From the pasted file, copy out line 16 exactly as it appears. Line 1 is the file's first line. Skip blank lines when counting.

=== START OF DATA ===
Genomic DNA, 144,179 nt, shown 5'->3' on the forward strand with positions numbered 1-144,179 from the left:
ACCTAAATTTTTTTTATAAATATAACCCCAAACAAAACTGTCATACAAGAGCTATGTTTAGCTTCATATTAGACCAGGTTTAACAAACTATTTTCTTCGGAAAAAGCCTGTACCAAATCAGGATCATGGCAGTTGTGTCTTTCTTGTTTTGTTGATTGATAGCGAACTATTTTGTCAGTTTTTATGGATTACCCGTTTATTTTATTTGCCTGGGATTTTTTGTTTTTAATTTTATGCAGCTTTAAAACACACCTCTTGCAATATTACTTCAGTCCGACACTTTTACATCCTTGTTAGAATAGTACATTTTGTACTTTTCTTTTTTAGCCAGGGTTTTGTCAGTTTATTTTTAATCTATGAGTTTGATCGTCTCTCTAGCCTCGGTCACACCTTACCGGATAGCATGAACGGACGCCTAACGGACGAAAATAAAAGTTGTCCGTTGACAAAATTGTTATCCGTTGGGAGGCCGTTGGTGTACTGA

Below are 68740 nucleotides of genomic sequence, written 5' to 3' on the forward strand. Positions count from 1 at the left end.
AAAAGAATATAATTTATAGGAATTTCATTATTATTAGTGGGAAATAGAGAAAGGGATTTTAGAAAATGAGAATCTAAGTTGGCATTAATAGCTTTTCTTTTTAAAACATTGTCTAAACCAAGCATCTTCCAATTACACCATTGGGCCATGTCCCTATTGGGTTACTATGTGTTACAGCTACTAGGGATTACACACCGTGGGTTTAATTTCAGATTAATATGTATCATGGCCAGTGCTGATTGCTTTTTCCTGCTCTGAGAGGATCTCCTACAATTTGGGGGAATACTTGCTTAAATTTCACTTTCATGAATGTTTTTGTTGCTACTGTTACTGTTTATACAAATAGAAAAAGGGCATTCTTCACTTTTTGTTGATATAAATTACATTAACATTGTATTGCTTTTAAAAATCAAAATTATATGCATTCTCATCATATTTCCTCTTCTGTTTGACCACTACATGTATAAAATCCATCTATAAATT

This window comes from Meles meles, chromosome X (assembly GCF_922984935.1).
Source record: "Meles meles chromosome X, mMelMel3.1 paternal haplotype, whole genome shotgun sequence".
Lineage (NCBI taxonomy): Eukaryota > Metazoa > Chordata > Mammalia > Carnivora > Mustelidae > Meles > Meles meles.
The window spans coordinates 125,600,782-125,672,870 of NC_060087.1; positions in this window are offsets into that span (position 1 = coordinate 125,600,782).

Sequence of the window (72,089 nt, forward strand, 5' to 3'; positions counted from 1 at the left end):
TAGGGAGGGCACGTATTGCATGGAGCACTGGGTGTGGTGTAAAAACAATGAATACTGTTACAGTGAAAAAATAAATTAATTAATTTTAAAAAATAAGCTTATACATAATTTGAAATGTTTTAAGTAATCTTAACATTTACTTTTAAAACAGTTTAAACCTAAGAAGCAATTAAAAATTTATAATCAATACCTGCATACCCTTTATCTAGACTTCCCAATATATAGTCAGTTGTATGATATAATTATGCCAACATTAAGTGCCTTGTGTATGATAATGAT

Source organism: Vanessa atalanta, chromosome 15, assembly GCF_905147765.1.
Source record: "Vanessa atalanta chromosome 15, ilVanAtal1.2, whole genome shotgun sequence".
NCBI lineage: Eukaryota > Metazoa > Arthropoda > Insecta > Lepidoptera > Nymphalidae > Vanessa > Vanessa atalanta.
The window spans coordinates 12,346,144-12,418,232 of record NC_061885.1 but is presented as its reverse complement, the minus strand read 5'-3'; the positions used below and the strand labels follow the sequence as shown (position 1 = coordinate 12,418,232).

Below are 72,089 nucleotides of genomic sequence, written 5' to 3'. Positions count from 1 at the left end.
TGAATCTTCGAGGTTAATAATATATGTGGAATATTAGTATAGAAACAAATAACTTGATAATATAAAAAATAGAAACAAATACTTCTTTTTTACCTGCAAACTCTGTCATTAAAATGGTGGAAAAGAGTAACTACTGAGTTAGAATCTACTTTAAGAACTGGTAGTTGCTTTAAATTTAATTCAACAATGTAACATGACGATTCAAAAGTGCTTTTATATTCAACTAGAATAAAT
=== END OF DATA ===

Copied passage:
TGAATCTTCGAGGTTAATAATATATGTGGAATATTAGTATAGAAACAAATAACTTGATAATATAAAAAATAGAAACAAATACTTCTTTTTTACCTGCAAACTCTGTCATTAAAATGGTGGAAAAGAGTAACTACTGAGTTAGAATCTACTTTAAGAACTGGTAGTTGCTTTAAATTTAATTCAACAATGTAACATGACGATTCAAAAGTGCTTTTATATTCAACTAGAATAAAT